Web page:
Forecasting the energy consumption and carbon footprint of Germany’s mobile communications by 2030

How do Germany’s mobile communications networks fare in terms of their environmental impact? This question was investigated in a new Fraunhofer IZM study that models the carbon footprint of creating and using current and future mobile communications networks.

© Fraunhofer IZM
The energy consumption of German mobile communications networks will triple between 2019 and 2030.

The authors of the study „Environmental Technology Impacts Assessment for Mobile Communications in Germany“ (UTAMO) have produced a world-first in their field: Calculating an approximate, but detailed and reliable ecological assessment for Germany’s mobile communications networks, both for the baseline year 2019 and, as a forecast, up to 2030. The methodology for this feat was developed by the team headed by Dr Lutz Stobbe at the Fraunhofer Institute for Reliability and Microintegration IZM in Berlin. The researchers are specialists for lifecycle assessments and the ecodesign of two areas of modern information and communication technology: the telecommunications and data processing equipment that forms the backbone of today’s digital ecosystem and the cloud-based internet. Even though innovation and development is progressing by leaps and bounds in the field and constantly improving energy efficiency of the systems, the technology’s hunger for energy and resources continues to grow in absolute terms.

How will this change once the 3G(UMTS) infrastructure is phased out, the 4G (LTE) networks expand, and 5G communications continue to make headway? How much carbon will be emitted to make the necessary hardware in the next few years? What can be done to layout the local topology and balance loads to achieve the best possible energy management? How would the move to renewable energies impact the climate emissions of the mobile communications networks? Answering these questions means collating and processing a mountain of technical, operational, and economic data.

Fraunhofer develops model for calculating the carbon emissions of mobile communications infrastructure

To do so, the researchers around team leader Lutz Stobbe developed a lifecycle-driven accounting model that helps them establish the carbon footprint of producing the infrastructure and the power consumption of the access and aggregation networks. They focused on the hardware infrastructure, that is, the wireless communications devices like base stations, and on optical transmission and connection technology. Their calculation also included the additional power needed to cool the hardware and the conversion losses along the way in a comprehensive Power Usage Effectiveness (PUE) model. To estimate the carbon emissions from producing the infrastructure, the team came up with a simplified hardware model for individual parts of the technology that gives particular prominence in the calculation to the energy-hungry and high-emission production of semiconductor circuits (ICs), printed circuit boards (PCBs), ports and other bulk materials for cases, racks, and masts. Left out of the calculation are end user devices like smartphones or sensors.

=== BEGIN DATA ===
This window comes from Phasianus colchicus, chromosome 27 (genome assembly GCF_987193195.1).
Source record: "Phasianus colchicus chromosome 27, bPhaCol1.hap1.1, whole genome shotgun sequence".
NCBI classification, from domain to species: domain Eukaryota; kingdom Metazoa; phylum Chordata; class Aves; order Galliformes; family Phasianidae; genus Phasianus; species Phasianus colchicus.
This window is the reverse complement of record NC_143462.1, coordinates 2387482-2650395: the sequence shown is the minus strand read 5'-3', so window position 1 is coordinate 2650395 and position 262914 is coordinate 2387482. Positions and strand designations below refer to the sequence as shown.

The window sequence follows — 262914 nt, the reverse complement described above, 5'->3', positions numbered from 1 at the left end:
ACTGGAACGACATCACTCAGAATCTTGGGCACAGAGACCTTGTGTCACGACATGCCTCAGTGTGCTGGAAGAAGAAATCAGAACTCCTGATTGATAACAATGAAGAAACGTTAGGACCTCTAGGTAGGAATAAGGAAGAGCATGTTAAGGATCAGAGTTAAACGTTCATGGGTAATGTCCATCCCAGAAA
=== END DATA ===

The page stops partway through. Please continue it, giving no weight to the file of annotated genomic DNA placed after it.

The calculatory model matches the published power consumption of Germany’s mobile communications network for the year 2019 extremely well. The forecast had assumed a yearly growth rate in data traffic based on the annual averages for the previous five years to map how the network would expand and usage increase. Its prediction: Energy consumption would see a two or threefold increase, while the network’s theoretical capacity would grow by a factor between 10 and 40. The study also revealed that an increase in network traffic brings higher energy consumption, but that the relationship is not simply linear: The right configuration of individual sites, regular updates to the infrastructure hardware, and similar operational interventions are promising options for reining in the power hunger and carbon footprint of the network.

A must-have tool for quantifying carbon emissions

The UTAMO study is showing the effectiveness of a method for estimating the expected environmental impact of information and communications technology. The inventory model can be applied to different future scenarios to reflect technological progress, trends in usage, or operational changes brought in by the network operators. In doing so, the model combines the theory behind ICT with technology that is actually in use. It includes a detailed equipment inventory with data down to the technical properties of individual transceivers. The underlying so-called 5C method was developed at Fraunhofer IZM and covers conditions, capacities, components, configuration, and control - the aspects that represent the diversity of the data covered and the structure of the model. It can be put to use for a range of purposes, from producing specific lifecycle assessments or forecasts to analyzing or producing eco-designs for individual aspects of a network.

As part of the UTAMO project, the study was produced by Fraunhofer IZM on behalf of the German Federal Environmental Agency in the period from 2019 to 2021 (funding ID 3718 36 324 0). It is available for download from the agency’s website: 

Last modified: